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Addressing Wicked Problems in Technical Communication Pedagogy

As I have forecasted in the opening of this chapter, technical communication pedagogy faces challenges in staying relevant to industry trends and market needs, resulting in a need for the field to reinvigorate its pedagogical frameworks to include current methodologies and philosophies such as design thinking in technical communication programs. Here, I trace the cause to these challenges by looking at our resistance to new technology (mainly out of fear and discomfort), the rise of multimodal composing tools, and the “wicked” difficulty in delivering multimodality and design-centric learning in technical communication courses.

Any envisionment of a future technical communication instruction needs to recognize a major shift in how we compose and consume texts in this age of information technology. Through advancing web platforms, social media, analog and augmented realities, and other virtual interactive tools, writers are moving beyond using just alphabetic texts to access information and communicate with others. Yet, in our classrooms, many instructors still resist teaching with new technolog)' for various reasons (Hickey, 2000; Hart-Davidson, Cushman, Grabill, DeVoss, & Porter, 2005; Kemp, 2005; Knievel, 2006; Hewett, 2015). In technical communication, we still question whether we should teach specific technology (Garrison, 2018). Bonita Selting (2002) addressed this question by surveying ATTW members regarding their roles as teachers of technical writing in relation to demands to also teach technology skills, concluding that “technological determinism—shown by a tendency to turn a technical communication course into a software tools course—can be seen as a threat to effective teaching of complex workplace rhetoric” (p. 251). In addition, our discipline often aligns with a view reticent toward teaching tools: Reporting on behalf of the College Composition and Communication Conference Committee for Effective Practices in OWI (Online Writing Instruction), Beth Hewett shared OWI Principle 2: “An online writing course should focus on writing and not on technology orientation or teaching students how to use learning and other technologies” (2015, p. 45).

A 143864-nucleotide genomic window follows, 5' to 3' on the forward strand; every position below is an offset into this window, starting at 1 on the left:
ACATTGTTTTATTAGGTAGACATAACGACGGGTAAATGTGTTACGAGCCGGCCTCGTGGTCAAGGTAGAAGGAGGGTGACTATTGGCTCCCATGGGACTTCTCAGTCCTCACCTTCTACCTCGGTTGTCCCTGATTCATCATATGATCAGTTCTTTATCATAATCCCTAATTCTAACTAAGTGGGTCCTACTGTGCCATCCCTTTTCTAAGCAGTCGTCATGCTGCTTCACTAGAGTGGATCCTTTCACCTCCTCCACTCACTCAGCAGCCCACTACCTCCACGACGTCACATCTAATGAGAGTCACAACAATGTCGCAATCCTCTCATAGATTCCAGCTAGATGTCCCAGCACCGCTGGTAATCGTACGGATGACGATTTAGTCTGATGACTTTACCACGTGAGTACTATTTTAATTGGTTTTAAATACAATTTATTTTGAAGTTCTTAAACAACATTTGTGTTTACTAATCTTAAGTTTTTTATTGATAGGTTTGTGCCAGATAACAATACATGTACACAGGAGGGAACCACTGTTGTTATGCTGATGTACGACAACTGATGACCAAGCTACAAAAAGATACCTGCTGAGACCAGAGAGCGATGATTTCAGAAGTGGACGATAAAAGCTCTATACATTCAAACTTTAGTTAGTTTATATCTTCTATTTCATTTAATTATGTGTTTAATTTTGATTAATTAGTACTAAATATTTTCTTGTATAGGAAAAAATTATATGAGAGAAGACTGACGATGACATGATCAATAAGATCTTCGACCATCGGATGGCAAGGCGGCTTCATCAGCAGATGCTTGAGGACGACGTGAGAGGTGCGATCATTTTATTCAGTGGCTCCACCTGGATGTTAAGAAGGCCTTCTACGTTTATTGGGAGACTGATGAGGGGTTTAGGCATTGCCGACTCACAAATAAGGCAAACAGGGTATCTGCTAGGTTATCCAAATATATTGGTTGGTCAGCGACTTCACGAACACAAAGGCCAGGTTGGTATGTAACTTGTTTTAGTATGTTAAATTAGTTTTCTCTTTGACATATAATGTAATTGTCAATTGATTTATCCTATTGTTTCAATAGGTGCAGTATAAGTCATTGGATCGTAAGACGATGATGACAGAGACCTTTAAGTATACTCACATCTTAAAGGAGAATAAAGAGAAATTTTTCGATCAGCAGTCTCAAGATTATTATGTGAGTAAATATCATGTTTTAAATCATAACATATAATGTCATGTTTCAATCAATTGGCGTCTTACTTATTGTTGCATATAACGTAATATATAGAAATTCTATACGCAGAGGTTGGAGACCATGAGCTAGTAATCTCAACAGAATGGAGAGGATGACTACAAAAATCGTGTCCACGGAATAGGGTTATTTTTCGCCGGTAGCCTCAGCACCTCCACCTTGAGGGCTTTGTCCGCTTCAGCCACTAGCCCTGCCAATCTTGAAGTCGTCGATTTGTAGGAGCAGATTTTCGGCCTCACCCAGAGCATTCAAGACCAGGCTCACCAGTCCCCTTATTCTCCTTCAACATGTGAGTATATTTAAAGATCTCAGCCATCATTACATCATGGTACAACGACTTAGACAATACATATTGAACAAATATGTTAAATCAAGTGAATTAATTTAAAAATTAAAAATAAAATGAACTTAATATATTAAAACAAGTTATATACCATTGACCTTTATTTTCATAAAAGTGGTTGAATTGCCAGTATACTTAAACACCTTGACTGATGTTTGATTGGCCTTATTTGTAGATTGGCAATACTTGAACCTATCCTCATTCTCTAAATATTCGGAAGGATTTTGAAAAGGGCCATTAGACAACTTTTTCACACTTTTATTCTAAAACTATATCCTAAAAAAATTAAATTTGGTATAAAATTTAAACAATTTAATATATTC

Such resistance has led to challenges in infusing up-to-date tools and digital literacies into our pedagogy, including understanding and producing multimodal texts. Aaron Doering, Richard Beach, and David O’Brien (2007) argued that given the ready access to Web 2.0 tools and worldwide audiences, we need to infuse multimodal and digital literacies into writing instruction so students could learn to use media tools to “effectively attract, engage, and influence their audiences,” and “foster constructivist, inquiry based learning related to fostering critical thinking” as well as effective writing/communication practices (pp. 41-42). Karl Stolley in his “Lo-Fi Manifesto” (2008, 2016) encourages writing instructors to assume such responsibility:

Those who teach have an even more pressing responsibility to learn and then engage students with digital approaches and technologies that students themselves would not likely discover independently. Students must be afforded the opportunity to write markup, programs, APIs, and commit messages in the same range of learning situations as they write essays and exams today. They must be encouraged, supported, and even joined by their instructors in failed first efforts. The richest learning experiences reveal how failure and crude initial work transform to something better only through ongoing research and revision.

(2016, n.p.)

Earlier, Marback (2009) argued that the concept of design can be appealing to writing studies, particularly for those “teaching writing in digital media” (p. 397), and Leverenz (2014) consider multimodal/multimedia composing as “wicked” tasks that require design thinking as a generative or productive approach to the composing process. Purdy (2014) observed that writing studies programs are, institutionally speaking, moving closer to be associated with design disciplines due to the growing demand to teach information design, writing for new media, and visual rhetoric or communication. Scholars from computers and composition as well as technical communication would agree that traditional writing instruction does not always fit the needs of these new domains.

Like Leverenz and Marback, I consider technical communication pedagogy' a “wicked problem” beyond its procedural complication (Marback, 2009, p. 400) into how instructors could teach students to move across and beyond linguistic resources to solve communicative problems they identify and consider as important, in innovative and effective ways. Such wickedness requires us to treat the technical communication classroom not just as a site for information delivery and proficiency testing, or merely a place to practice producing various genres, but a space for practical guidance—through instructor facilitation and peer support—to solve technical communication problems through direct experience with tangible materials. This is particularly important for teaching in an information age, where students are equipped with cutting-edge tools and inventive methods that allow them to create content with ease and efficiency. For instructors, this poses new challenges in terms of fostering rhetorical awareness as well as technical knowledge in students such that they are able to utilize all available means of communication to achieve their goals.

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